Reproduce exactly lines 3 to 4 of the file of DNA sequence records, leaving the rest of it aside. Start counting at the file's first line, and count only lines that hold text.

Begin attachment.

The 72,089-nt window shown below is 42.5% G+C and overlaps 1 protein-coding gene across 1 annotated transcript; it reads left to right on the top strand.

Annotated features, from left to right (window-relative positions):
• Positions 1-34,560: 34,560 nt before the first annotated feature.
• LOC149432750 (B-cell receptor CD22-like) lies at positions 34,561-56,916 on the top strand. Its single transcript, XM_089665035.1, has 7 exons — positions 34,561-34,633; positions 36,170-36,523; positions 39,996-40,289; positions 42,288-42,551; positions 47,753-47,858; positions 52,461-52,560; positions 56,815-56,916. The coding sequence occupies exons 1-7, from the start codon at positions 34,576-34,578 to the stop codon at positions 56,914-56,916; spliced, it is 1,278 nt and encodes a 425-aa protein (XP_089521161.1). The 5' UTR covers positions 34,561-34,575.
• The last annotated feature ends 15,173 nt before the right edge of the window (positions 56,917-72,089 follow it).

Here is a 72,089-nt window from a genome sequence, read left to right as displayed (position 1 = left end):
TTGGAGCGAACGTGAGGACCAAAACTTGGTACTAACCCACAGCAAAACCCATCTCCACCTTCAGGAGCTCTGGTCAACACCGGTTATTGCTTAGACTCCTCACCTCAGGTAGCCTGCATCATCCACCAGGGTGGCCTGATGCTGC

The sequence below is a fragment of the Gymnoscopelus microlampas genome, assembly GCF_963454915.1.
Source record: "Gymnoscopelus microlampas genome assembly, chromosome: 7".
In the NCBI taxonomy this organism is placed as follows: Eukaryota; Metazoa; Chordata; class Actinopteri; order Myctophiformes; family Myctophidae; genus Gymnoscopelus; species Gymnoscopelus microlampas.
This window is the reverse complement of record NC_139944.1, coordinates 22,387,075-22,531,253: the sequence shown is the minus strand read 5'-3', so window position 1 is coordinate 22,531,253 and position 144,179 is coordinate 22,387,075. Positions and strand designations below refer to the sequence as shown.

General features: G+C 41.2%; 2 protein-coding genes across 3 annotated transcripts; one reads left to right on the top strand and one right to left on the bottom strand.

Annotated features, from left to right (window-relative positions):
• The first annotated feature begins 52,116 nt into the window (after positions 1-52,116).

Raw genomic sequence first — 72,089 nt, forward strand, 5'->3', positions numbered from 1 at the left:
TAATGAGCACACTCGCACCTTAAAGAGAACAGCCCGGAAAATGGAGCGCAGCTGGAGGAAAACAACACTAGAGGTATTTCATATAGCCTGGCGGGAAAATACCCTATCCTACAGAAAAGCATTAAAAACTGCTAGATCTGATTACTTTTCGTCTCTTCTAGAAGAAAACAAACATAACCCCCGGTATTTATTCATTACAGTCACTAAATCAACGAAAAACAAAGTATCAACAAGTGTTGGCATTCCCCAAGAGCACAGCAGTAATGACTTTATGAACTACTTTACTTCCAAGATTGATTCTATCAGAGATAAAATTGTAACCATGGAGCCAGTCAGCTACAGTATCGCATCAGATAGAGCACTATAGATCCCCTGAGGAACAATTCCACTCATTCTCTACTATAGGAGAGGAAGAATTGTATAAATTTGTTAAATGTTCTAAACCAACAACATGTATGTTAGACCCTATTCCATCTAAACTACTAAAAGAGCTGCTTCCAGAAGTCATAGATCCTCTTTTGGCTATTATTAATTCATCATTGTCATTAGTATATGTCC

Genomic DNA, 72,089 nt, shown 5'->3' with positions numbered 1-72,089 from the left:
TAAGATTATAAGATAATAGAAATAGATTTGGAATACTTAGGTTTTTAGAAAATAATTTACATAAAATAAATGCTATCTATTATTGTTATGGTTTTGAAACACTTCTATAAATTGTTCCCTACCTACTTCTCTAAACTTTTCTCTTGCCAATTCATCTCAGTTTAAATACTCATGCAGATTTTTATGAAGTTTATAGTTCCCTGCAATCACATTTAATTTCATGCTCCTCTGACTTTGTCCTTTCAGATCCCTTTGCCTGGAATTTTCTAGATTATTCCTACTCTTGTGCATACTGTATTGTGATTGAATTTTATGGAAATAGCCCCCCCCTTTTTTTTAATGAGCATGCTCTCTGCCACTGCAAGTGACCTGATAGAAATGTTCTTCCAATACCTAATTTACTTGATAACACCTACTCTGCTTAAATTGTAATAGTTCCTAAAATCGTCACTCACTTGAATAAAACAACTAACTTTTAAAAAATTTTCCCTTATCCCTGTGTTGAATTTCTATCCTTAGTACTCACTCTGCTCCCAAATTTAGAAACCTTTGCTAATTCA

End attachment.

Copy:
• Positions 1-34,560: 34,560 nt before the first annotated feature.
• LOC149432750 (B-cell receptor CD22-like) lies at positions 34,561-56,916 on the top strand. Its single transcript, XM_089665035.1, has 7 exons — positions 34,561-34,633; positions 36,170-36,523; positions 39,996-40,289; positions 42,288-42,551; positions 47,753-47,858; positions 52,461-52,560; positions 56,815-56,916. The coding sequence occupies exons 1-7, from the start codon at positions 34,576-34,578 to the stop codon at positions 56,914-56,916; spliced, it is 1,278 nt and encodes a 425-aa protein (XP_089521161.1). The 5' UTR covers positions 34,561-34,575.